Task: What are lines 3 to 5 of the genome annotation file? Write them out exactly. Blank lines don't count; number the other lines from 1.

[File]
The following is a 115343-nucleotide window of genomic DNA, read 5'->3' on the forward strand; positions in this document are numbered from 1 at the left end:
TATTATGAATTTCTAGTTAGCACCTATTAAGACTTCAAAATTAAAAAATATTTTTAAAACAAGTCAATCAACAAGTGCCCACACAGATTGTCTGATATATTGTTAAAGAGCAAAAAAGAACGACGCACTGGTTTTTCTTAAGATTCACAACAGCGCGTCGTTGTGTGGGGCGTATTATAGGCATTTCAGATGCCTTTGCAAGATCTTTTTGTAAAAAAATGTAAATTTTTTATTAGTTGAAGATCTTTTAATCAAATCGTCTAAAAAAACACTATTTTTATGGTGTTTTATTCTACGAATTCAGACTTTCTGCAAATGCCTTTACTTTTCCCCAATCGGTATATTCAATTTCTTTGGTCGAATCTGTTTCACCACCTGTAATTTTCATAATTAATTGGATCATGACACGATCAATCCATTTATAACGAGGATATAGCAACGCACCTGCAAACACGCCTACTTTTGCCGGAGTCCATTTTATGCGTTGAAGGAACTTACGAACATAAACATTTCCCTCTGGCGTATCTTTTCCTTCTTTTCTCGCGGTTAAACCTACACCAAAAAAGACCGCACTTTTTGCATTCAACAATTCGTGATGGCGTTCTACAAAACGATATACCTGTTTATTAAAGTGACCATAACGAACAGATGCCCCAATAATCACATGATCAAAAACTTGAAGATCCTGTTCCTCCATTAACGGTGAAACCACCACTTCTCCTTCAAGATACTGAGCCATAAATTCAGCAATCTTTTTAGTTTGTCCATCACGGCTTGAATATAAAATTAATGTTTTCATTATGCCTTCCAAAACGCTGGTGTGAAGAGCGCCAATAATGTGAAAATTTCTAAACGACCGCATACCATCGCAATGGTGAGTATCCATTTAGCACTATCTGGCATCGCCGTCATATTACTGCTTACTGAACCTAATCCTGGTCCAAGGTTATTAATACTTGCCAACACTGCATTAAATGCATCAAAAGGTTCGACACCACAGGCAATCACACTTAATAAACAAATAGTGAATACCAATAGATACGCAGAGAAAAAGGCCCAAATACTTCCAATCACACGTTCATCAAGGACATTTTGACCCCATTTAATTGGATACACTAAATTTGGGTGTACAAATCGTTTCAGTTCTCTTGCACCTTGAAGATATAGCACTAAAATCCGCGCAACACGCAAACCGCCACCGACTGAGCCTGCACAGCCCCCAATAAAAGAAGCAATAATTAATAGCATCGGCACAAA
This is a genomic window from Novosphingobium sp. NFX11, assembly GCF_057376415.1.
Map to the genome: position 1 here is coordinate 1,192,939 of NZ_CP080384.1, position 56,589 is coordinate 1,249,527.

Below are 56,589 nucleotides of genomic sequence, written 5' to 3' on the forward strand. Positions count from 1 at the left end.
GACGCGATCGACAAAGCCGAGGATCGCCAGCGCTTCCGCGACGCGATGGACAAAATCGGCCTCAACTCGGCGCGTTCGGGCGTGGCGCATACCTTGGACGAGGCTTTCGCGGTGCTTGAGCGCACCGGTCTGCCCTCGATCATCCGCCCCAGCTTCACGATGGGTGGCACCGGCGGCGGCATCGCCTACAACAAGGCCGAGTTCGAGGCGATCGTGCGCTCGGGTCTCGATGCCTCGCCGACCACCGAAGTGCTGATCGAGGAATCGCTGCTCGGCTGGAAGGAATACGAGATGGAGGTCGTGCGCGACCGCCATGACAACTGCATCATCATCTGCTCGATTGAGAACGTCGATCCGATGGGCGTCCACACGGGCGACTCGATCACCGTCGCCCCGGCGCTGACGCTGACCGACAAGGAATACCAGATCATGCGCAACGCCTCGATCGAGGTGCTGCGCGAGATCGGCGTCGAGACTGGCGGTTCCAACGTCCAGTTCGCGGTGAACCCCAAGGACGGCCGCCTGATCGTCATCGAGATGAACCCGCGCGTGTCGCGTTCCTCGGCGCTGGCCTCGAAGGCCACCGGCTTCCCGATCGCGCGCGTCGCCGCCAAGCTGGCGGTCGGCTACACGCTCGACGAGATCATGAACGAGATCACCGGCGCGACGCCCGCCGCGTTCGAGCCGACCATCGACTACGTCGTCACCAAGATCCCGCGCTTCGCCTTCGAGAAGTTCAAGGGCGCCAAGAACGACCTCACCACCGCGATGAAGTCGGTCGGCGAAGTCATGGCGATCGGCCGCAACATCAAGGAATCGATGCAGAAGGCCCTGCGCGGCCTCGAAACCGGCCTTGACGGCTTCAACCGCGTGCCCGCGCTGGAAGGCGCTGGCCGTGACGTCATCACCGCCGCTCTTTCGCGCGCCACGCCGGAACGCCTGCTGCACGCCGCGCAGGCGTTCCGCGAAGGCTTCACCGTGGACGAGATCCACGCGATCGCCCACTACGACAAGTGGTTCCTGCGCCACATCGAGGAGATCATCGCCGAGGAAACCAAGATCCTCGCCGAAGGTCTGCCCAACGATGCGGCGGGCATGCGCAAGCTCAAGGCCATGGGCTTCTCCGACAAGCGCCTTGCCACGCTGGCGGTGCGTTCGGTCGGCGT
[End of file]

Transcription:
This is a genomic window from Novosphingobium sp. NFX11, assembly GCF_057376415.1.
Map to the genome: position 1 here is coordinate 1,192,939 of NZ_CP080384.1, position 56,589 is coordinate 1,249,527.

Below are 56,589 nucleotides of genomic sequence, written 5' to 3' on the forward strand. Positions count from 1 at the left end.